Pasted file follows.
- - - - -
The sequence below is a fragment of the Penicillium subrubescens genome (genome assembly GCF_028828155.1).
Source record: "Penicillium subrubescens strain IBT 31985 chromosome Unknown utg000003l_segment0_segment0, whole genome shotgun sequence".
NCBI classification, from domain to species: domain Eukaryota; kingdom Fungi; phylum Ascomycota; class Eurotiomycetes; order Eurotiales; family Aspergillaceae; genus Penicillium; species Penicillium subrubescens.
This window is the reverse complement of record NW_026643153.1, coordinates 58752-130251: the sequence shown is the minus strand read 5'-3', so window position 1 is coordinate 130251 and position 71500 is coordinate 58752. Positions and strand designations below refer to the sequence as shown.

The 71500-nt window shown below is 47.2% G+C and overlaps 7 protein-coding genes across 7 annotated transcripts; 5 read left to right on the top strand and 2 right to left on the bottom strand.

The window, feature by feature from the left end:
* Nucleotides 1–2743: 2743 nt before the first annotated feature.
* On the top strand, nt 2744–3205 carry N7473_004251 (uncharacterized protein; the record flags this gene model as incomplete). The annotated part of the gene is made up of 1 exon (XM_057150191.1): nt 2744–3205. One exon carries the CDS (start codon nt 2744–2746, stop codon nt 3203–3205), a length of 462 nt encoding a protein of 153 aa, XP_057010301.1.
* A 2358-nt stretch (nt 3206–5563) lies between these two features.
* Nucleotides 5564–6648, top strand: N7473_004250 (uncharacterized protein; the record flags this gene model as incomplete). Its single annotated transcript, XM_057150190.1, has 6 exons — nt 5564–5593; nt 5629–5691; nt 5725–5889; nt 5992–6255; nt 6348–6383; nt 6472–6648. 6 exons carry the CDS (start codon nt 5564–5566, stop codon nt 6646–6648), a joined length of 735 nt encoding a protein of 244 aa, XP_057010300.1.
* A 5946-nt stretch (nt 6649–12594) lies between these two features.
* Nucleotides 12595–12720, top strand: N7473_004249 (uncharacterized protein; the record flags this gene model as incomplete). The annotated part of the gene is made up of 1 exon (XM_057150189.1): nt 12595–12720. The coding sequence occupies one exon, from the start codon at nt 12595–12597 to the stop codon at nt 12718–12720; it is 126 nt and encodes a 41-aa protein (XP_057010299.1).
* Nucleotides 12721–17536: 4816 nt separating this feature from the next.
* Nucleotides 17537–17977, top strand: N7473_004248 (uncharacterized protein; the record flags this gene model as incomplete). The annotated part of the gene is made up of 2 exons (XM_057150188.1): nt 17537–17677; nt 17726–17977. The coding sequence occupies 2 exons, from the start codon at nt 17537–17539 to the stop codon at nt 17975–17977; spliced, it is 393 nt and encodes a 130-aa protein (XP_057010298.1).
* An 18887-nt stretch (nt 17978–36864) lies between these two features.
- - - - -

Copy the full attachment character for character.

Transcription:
The sequence below is a fragment of the Penicillium subrubescens genome (genome assembly GCF_028828155.1).
Source record: "Penicillium subrubescens strain IBT 31985 chromosome Unknown utg000003l_segment0_segment0, whole genome shotgun sequence".
NCBI classification, from domain to species: domain Eukaryota; kingdom Fungi; phylum Ascomycota; class Eurotiomycetes; order Eurotiales; family Aspergillaceae; genus Penicillium; species Penicillium subrubescens.
This window is the reverse complement of record NW_026643153.1, coordinates 58752-130251: the sequence shown is the minus strand read 5'-3', so window position 1 is coordinate 130251 and position 71500 is coordinate 58752. Positions and strand designations below refer to the sequence as shown.

The 71500-nt window shown below is 47.2% G+C and overlaps 7 protein-coding genes across 7 annotated transcripts; 5 read left to right on the top strand and 2 right to left on the bottom strand.

The window, feature by feature from the left end:
* Nucleotides 1–2743: 2743 nt before the first annotated feature.
* On the top strand, nt 2744–3205 carry N7473_004251 (uncharacterized protein; the record flags this gene model as incomplete). The annotated part of the gene is made up of 1 exon (XM_057150191.1): nt 2744–3205. One exon carries the CDS (start codon nt 2744–2746, stop codon nt 3203–3205), a length of 462 nt encoding a protein of 153 aa, XP_057010301.1.
* A 2358-nt stretch (nt 3206–5563) lies between these two features.
* Nucleotides 5564–6648, top strand: N7473_004250 (uncharacterized protein; the record flags this gene model as incomplete). Its single annotated transcript, XM_057150190.1, has 6 exons — nt 5564–5593; nt 5629–5691; nt 5725–5889; nt 5992–6255; nt 6348–6383; nt 6472–6648. 6 exons carry the CDS (start codon nt 5564–5566, stop codon nt 6646–6648), a joined length of 735 nt encoding a protein of 244 aa, XP_057010300.1.
* A 5946-nt stretch (nt 6649–12594) lies between these two features.
* Nucleotides 12595–12720, top strand: N7473_004249 (uncharacterized protein; the record flags this gene model as incomplete). The annotated part of the gene is made up of 1 exon (XM_057150189.1): nt 12595–12720. The coding sequence occupies one exon, from the start codon at nt 12595–12597 to the stop codon at nt 12718–12720; it is 126 nt and encodes a 41-aa protein (XP_057010299.1).
* Nucleotides 12721–17536: 4816 nt separating this feature from the next.
* Nucleotides 17537–17977, top strand: N7473_004248 (uncharacterized protein; the record flags this gene model as incomplete). The annotated part of the gene is made up of 2 exons (XM_057150188.1): nt 17537–17677; nt 17726–17977. The coding sequence occupies 2 exons, from the start codon at nt 17537–17539 to the stop codon at nt 17975–17977; spliced, it is 393 nt and encodes a 130-aa protein (XP_057010298.1).
* An 18887-nt stretch (nt 17978–36864) lies between these two features.